The “Other” is for non-Sales stuff, like loans.

When comes time to check your results, just add up the columns to get your totals.

The Blue Book

Now that you’ve successfully navigated the Pink Book, it’s time for the Blue Book and the challenges it involves.

Again, we need our trusty ruler to get those vertical lines going. Get creative if you want and add some nice scribble pics to the top right corner.  Now the hard part starts.  And for many it’s harder than you think.  I’ll explain the tricky bit in a moment, but for now starting on the left-hand side, you’ll need to draw 4 vertical lines, then head up your columns:

  • Date
  • Paid To
  • Amount
  • For what

The Money Out transaction will read:

  • 23rd May 2023
  • ABC Plumbing
  • $545
  • Fix staff toilet

Now picture all those transactions listed on a page.  You’ll come to realise that apart from listing everything and having a total, the information provides little insight into your expense patterns.  You’ll need to have some awareness of these expense patterns as an input to your management decision making.

Then we have to get a little creative and start to add a few more columns.  You should not need more than ten columns, so we can allocate your expenses into functional groups that we can start to relate to.  Now the tricky bit, how do we put all those expenses into only ten columns?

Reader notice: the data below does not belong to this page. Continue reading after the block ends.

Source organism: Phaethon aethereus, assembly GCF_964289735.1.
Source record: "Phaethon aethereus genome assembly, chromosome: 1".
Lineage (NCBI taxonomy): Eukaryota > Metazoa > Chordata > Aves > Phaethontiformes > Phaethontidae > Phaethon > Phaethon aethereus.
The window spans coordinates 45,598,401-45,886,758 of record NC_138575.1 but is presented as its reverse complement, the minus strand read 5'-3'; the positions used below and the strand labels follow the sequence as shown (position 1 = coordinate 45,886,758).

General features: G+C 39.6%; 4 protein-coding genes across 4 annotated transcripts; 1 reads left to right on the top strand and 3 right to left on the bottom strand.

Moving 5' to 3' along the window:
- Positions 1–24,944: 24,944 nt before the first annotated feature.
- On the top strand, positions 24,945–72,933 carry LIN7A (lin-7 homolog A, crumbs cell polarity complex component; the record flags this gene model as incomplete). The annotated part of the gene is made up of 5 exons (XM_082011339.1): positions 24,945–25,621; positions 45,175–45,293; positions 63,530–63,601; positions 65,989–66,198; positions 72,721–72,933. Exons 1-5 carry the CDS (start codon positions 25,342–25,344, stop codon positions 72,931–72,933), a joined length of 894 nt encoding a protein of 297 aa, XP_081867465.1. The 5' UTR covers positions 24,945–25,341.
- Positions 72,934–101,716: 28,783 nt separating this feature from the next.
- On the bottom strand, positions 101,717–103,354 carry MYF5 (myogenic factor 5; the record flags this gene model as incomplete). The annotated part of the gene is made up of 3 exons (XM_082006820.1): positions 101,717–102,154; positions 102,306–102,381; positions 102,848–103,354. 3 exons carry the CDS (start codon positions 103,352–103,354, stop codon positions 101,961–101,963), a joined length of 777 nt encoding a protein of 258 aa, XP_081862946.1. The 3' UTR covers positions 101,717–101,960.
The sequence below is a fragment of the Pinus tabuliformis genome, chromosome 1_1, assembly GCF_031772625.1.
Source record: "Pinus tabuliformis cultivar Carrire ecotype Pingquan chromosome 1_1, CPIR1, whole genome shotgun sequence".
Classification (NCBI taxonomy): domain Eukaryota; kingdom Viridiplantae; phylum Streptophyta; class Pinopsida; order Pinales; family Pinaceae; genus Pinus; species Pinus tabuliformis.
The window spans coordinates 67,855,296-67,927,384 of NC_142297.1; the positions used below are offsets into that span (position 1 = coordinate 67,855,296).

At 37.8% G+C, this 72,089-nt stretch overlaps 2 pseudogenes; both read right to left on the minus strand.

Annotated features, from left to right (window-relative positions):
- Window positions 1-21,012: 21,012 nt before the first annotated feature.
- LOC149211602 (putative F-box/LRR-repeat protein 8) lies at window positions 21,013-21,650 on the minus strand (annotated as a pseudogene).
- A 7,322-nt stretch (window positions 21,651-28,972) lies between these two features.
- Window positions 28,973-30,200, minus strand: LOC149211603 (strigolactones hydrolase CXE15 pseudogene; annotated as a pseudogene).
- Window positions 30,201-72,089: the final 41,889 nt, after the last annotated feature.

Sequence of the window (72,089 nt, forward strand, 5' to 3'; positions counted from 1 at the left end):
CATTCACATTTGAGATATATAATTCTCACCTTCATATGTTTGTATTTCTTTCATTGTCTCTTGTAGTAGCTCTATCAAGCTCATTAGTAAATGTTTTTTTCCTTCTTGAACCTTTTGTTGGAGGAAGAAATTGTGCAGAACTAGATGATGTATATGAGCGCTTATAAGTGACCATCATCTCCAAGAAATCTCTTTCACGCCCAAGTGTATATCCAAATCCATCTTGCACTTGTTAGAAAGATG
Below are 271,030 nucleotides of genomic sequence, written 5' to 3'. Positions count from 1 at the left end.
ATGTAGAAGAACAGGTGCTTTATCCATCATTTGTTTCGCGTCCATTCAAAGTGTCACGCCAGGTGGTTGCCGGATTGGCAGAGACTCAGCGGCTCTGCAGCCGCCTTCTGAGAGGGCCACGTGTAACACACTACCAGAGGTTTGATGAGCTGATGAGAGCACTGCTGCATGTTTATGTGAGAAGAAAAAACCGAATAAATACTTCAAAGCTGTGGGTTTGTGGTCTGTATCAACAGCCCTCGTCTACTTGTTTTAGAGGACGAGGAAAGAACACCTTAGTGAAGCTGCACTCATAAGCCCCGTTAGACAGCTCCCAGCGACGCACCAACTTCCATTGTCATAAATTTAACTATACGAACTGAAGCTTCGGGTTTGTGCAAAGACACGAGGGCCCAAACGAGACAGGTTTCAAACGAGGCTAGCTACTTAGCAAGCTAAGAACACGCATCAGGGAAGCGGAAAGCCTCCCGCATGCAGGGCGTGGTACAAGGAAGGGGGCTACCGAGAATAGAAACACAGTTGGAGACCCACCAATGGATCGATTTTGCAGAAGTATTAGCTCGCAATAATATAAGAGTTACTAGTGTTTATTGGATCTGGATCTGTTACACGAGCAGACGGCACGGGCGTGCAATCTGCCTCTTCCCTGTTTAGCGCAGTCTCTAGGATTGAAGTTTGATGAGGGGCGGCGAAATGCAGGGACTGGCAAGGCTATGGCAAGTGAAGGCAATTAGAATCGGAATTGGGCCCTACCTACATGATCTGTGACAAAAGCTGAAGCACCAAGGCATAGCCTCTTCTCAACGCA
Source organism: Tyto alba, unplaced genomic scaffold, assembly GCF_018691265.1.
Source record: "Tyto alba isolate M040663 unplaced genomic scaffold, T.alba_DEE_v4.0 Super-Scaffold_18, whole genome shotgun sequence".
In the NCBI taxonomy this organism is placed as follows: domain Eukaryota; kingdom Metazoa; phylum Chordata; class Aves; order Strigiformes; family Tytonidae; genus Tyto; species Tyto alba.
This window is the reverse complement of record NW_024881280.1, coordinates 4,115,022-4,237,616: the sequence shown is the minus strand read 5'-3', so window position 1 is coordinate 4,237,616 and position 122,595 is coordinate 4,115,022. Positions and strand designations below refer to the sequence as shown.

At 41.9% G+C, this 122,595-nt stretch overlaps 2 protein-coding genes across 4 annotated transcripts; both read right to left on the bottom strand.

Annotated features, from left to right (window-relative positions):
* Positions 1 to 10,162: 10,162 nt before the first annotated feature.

People seem to dwell on this dilemma infinitum.  And the simple answer to this would be the frequency of the transactions.  No use creating an expense column when you only put one transaction in it for the year.  So, you’ll be looking to create columns for those expenses that you pay for the most and assign them into logical categories.

Then you’ll have one final column for expenses that are not in the previous nine headings and call them “Other Expenses”.  These with have an appropriate description for later understanding.

Why do this?

If you have an endless list of transactions, all under one column, it’ll be very difficult to get meaningful information without further effort.  And you’ll need more meaningful information for your bank, for you to make management decisions and for your Income Tax Return.  Potential investors will also need to something more than just a couple of numbers.


With expense column totals, you are actually laying the foundations for base level business management.  For example, an often simple but useful number would be your Purchases.  Once you know your Purchases total, you can compare that with your Sales total and determine if your pricing is on track or not. That number, usually measured as a percentage, is effectively a Key Performance Indication (KPI) of your business and a very useful measure.  You’re now on your way to becoming a business manager.